Study Finds 47% Of Detroit Residents Are Functionally Illiterate
A new study shows the staggering degree to which public education has failed in one of the most economically depressed cities in the United States:
According to a new report, 47 percent of Detroiters are “functionally illiterate.” The alarming new statistics were released by the Detroit Regional Workforce Fund on Wednesday.
WWJ Newsradio 950 spoke with the Fund’s Director, Karen Tyler-Ruiz, who explained exactly what this means.
“Not able to fill out basic forms, for getting a job — those types of basic everyday (things). Reading a prescription; what’s on the bottle, how many you should take… just your basic everyday tasks,” she said.
“I don’t really know how they get by, but they do. Are they getting by well? Well, that’s another question,” Tyler-Ruiz said.
Some of the Detroit suburbs also have high numbers of functionally illiterate: 34 percent in Pontiac and 24 percent in Southfield.
“For other major urban areas, we are a little bit on the high side… We compare, slightly higher, to Washington D.C.’s urban population, in certain ZIP codes in Washington D.C. and in Cleveland,” she said.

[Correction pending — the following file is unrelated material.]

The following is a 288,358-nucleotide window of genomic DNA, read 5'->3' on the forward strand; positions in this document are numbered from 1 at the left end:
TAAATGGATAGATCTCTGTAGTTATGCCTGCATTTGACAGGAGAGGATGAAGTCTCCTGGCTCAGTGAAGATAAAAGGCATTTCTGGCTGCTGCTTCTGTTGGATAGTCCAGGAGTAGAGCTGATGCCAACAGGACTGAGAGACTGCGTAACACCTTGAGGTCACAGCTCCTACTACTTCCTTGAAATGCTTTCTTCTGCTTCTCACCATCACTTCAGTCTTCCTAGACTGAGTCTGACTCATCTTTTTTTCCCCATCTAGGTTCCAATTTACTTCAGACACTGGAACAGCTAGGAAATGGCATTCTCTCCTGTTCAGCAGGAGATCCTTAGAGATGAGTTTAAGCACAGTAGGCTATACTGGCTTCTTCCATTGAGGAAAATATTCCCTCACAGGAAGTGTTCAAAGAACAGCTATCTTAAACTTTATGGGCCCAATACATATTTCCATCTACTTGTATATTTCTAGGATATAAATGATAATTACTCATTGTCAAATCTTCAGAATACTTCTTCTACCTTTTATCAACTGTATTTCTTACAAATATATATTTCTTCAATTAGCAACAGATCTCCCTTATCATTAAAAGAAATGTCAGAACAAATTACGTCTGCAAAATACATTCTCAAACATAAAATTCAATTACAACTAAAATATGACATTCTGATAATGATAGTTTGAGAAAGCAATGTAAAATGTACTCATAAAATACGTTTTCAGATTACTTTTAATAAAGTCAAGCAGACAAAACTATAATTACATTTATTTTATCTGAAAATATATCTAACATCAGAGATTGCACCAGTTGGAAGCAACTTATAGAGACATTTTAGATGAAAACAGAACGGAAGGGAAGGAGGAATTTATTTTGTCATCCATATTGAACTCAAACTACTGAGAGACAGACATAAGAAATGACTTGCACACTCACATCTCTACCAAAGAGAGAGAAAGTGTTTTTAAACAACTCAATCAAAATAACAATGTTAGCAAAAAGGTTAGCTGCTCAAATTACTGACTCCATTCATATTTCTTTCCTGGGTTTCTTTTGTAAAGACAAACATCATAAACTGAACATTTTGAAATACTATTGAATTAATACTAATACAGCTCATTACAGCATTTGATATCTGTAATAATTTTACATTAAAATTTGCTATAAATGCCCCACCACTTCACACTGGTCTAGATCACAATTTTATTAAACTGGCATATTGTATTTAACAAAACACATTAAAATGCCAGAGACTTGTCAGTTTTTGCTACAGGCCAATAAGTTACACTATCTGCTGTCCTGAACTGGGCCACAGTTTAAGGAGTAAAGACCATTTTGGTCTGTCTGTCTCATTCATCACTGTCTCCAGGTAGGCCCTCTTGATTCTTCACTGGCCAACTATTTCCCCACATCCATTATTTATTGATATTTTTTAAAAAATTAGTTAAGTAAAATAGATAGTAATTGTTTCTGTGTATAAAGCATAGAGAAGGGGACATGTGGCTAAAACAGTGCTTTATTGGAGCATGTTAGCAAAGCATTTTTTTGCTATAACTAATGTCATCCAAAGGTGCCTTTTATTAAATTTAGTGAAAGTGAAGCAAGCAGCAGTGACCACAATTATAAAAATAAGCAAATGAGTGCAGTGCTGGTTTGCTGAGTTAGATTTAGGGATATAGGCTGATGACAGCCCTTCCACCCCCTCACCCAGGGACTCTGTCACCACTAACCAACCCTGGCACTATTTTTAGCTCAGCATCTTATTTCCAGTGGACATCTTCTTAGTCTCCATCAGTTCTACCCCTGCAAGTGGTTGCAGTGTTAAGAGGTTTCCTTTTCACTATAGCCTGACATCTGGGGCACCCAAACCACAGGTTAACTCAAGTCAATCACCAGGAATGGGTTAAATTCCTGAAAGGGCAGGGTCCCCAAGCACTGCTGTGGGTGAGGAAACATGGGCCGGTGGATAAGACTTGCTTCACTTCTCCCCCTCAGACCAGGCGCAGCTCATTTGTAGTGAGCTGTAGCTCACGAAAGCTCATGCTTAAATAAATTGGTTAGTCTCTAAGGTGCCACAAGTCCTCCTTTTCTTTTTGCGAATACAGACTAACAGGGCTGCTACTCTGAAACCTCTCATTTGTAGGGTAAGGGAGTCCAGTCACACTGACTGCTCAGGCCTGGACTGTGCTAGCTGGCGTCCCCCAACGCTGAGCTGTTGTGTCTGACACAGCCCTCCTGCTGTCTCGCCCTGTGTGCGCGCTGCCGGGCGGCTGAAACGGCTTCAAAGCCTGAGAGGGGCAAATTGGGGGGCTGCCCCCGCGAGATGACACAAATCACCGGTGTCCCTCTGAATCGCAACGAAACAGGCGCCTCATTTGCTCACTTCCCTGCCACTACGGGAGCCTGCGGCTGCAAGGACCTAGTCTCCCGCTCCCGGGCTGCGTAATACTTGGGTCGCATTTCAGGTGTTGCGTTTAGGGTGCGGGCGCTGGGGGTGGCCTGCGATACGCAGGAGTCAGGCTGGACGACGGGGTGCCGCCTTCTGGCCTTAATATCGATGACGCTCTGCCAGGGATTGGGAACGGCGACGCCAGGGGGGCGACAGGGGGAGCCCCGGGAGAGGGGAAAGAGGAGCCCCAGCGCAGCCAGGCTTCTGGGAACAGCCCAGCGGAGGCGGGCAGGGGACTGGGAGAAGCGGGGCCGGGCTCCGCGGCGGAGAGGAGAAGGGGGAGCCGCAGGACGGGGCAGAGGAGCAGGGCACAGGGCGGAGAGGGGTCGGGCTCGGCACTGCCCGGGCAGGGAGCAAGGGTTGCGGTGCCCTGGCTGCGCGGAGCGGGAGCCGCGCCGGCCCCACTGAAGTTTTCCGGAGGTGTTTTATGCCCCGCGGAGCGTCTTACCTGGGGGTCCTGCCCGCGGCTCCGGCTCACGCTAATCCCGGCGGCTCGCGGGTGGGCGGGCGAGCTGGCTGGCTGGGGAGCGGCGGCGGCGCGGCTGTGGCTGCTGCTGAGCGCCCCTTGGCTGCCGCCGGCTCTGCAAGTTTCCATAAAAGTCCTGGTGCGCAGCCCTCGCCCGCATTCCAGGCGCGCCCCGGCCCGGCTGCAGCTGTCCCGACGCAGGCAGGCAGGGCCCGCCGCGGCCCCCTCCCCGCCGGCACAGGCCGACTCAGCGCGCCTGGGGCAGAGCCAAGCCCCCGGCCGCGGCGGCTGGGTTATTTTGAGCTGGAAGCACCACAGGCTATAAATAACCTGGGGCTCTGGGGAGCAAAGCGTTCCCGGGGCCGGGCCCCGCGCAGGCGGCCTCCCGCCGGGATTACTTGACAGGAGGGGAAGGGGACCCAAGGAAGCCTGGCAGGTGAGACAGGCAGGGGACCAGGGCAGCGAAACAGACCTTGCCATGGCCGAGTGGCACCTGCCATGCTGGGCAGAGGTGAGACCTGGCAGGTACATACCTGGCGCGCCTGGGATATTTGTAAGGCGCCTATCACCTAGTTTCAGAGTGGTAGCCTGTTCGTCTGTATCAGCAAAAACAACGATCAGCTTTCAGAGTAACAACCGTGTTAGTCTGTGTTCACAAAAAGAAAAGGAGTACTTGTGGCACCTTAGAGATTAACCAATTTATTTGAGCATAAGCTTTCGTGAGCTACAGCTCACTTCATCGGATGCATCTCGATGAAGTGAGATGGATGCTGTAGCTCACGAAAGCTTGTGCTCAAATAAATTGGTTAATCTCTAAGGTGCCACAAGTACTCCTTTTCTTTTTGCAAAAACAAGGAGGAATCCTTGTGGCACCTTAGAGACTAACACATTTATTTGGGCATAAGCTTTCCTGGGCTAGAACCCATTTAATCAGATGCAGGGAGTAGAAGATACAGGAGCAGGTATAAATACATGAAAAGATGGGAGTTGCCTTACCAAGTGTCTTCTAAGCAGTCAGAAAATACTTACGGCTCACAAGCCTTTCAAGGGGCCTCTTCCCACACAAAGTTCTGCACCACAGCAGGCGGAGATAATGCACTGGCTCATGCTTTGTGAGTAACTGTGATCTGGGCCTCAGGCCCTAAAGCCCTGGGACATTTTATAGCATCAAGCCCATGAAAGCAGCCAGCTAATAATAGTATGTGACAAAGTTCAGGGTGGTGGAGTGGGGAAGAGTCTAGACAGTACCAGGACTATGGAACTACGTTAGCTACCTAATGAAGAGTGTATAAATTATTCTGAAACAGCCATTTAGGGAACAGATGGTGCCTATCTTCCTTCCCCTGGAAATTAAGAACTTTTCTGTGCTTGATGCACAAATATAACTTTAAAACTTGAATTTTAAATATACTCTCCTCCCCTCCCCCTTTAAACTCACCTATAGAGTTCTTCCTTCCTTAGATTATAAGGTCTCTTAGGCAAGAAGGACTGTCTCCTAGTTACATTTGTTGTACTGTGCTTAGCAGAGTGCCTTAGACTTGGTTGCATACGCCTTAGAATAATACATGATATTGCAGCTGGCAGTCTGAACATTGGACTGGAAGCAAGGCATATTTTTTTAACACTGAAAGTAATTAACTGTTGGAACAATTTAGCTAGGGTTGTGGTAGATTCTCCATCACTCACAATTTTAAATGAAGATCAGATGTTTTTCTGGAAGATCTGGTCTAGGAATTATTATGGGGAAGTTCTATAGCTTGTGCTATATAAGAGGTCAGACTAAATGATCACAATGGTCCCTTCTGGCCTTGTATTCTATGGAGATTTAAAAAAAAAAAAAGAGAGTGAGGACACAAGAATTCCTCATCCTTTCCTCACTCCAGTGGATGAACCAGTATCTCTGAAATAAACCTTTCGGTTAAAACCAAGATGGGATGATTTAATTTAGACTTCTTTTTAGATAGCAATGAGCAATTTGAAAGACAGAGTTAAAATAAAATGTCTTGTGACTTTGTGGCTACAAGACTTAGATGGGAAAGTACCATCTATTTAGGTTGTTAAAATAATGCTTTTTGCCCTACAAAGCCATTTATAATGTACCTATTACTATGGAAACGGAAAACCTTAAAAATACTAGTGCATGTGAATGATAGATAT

What’s even more shocking is that a large part of this illiterate population somehow made it through public school:
The report notes that half of the illiterate population has either a high school diploma or a GED. That’s beside the point. Virtually the entire illiterate population has completed elementary school, the level at which reading is theoretically taught. That’s seven years of schooling (k-6), at a cost of roughly $100,000, for… nothing.
Per pupil spending in Detroit as of 2008 was $13,000, which is higher than some people pay for private schooling in other parts of the country. Clearly, the system has failed and the taxpayers aren’t getting their moneys worth. Unfortunately, at least half of them aren’t able to read the report (PDF) to figure that out.